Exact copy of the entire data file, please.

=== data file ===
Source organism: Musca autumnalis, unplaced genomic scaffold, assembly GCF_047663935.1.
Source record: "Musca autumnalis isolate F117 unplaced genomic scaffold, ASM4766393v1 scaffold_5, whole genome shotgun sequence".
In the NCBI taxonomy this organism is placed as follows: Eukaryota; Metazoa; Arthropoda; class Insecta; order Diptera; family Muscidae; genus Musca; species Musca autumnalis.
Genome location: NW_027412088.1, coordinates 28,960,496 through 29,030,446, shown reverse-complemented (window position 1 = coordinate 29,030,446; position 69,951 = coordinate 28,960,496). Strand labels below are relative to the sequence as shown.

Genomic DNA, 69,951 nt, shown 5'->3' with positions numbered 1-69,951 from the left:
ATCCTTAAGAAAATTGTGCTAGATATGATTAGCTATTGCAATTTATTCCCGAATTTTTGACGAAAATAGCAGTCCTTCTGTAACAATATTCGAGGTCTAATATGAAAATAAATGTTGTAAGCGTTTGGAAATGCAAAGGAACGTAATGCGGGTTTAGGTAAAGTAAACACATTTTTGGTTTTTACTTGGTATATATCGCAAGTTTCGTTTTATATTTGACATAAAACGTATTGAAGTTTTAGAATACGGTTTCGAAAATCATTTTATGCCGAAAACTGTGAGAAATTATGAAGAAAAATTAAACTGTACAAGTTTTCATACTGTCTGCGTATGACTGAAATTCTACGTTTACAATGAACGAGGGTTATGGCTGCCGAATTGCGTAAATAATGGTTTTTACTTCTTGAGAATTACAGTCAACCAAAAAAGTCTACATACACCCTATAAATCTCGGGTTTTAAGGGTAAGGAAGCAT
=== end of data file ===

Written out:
Source organism: Musca autumnalis, unplaced genomic scaffold, assembly GCF_047663935.1.
Source record: "Musca autumnalis isolate F117 unplaced genomic scaffold, ASM4766393v1 scaffold_5, whole genome shotgun sequence".
In the NCBI taxonomy this organism is placed as follows: Eukaryota; Metazoa; Arthropoda; class Insecta; order Diptera; family Muscidae; genus Musca; species Musca autumnalis.
Genome location: NW_027412088.1, coordinates 28,960,496 through 29,030,446, shown reverse-complemented (window position 1 = coordinate 29,030,446; position 69,951 = coordinate 28,960,496). Strand labels below are relative to the sequence as shown.

Genomic DNA, 69,951 nt, shown 5'->3' with positions numbered 1-69,951 from the left:
ATCCTTAAGAAAATTGTGCTAGATATGATTAGCTATTGCAATTTATTCCCGAATTTTTGACGAAAATAGCAGTCCTTCTGTAACAATATTCGAGGTCTAATATGAAAATAAATGTTGTAAGCGTTTGGAAATGCAAAGGAACGTAATGCGGGTTTAGGTAAAGTAAACACATTTTTGGTTTTTACTTGGTATATATCGCAAGTTTCGTTTTATATTTGACATAAAACGTATTGAAGTTTTAGAATACGGTTTCGAAAATCATTTTATGCCGAAAACTGTGAGAAATTATGAAGAAAAATTAAACTGTACAAGTTTTCATACTGTCTGCGTATGACTGAAATTCTACGTTTACAATGAACGAGGGTTATGGCTGCCGAATTGCGTAAATAATGGTTTTTACTTCTTGAGAATTACAGTCAACCAAAAAAGTCTACATACACCCTATAAATCTCGGGTTTTAAGGGTAAGGAAGCAT